I don’t think Owen and Gavin ever were tried. They probably aren’t even in Evansville anymore, but I don’t know why I think that.
As for me, I completed an online application for volunteer work at a homeless agency. I never followed up on it and haven’t heard from them, either. I’ve always donated to the Rescue Mission especially around Thanksgiving. Say, that reminds me…
I wish I met Harold Piegrand sooner and knew him better. When I think about it I pull out that bundle of his and try to know him better through his words and his accounting of his life here with us. This is one of those times.
I read a few passages. I see his struggle and am critical of those who felt superior or fearful of him just because he was different. Then, I feel convicted. “They” is also me.
I stumble across the following simple poem written on a piece of what once was a brown paper bag. It is the poem Harold shared with me. I close with these words by Harold Piegrand.
I walk alone
Hidden from view
Not to be known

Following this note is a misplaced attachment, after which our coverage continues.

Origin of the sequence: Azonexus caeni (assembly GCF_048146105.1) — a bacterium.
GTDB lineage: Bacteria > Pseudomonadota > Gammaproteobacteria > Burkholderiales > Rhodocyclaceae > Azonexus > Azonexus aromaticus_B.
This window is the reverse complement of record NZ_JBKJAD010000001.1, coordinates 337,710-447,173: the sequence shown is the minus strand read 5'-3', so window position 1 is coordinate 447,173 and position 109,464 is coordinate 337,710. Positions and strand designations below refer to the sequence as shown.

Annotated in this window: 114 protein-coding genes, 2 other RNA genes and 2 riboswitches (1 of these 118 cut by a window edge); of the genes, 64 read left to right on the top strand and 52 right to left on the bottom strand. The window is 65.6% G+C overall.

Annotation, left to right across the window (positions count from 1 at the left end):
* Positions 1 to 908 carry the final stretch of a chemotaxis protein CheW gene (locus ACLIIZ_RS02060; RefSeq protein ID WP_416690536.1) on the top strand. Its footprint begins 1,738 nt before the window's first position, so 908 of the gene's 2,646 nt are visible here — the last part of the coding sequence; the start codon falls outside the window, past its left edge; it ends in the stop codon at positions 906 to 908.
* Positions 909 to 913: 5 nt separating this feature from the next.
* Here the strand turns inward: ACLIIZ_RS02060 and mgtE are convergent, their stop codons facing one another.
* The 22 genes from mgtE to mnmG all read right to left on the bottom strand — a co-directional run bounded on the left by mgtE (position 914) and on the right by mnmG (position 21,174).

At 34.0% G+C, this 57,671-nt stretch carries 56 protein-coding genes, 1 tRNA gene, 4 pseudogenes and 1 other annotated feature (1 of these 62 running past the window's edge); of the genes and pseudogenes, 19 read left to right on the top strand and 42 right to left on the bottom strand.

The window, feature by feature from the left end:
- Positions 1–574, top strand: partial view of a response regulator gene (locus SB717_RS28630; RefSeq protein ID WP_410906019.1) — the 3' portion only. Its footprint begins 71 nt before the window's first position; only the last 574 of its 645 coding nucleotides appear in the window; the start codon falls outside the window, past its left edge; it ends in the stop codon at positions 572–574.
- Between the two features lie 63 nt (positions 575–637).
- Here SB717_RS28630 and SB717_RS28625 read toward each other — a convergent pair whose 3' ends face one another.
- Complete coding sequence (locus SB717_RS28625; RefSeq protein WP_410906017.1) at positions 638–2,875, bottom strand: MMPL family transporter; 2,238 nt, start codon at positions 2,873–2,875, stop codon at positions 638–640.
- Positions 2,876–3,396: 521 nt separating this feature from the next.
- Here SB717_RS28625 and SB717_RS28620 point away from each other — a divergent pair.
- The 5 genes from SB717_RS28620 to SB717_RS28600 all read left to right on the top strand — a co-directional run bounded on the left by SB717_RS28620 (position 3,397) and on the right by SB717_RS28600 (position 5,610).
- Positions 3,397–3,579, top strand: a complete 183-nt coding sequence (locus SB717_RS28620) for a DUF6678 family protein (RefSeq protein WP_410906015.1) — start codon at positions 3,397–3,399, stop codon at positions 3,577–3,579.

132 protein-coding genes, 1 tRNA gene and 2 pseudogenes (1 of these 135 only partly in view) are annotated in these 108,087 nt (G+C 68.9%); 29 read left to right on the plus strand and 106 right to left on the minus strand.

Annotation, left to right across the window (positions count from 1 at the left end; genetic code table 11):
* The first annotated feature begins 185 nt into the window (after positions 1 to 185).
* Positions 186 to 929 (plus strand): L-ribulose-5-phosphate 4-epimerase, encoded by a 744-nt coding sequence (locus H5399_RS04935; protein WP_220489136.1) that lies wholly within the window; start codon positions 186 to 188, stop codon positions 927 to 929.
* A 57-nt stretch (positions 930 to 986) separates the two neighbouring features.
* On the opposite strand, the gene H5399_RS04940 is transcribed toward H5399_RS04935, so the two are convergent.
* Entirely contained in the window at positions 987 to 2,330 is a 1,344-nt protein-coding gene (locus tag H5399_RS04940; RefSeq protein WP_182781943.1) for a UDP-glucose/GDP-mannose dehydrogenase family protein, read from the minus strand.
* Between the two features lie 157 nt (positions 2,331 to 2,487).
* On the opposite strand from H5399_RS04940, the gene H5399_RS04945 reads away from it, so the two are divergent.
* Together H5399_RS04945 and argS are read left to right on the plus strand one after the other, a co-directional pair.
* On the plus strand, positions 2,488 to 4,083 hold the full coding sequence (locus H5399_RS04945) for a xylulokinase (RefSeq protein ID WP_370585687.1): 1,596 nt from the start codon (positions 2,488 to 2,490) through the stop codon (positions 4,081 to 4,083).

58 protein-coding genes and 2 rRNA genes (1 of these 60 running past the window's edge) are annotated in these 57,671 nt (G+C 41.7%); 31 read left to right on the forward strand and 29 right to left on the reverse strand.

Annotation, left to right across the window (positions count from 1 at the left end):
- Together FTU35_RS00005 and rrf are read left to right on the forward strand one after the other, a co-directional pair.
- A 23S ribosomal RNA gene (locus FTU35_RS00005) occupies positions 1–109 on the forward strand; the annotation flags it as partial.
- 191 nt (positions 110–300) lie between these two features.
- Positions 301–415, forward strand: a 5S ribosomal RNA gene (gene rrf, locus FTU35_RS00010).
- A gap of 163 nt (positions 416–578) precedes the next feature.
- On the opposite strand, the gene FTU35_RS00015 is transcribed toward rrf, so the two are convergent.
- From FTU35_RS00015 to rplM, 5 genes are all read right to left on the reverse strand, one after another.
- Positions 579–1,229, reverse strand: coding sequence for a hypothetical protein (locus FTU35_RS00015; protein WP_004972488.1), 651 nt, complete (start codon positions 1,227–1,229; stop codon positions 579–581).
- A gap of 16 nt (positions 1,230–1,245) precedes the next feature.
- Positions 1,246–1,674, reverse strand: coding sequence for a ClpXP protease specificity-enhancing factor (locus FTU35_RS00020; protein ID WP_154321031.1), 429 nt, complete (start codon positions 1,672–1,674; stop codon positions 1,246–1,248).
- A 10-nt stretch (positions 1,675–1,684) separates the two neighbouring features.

But see I do
Desire I some
Deep in my heart
Long to become
To be a part
Attempts I tried
To join the throng
“You don’t belong”
I try to blame
The God above
You say he came
To show me love?
It is not God
To bear the shame
He made me odd
Loves me the same
In still of night
The truth is clear
God’s light is love
That few hold dear
Categories: Author Confession
I write about what I'm thinking or what I've imagined in an effort to regain that childhood imagination and marry with my many years of real experiences. I'm getting better at it the more I write.I am a published author of two romantic intrigue novels.My books can be found at Amazon.com or if you want a personalized copy, by emailing me at email@example.com.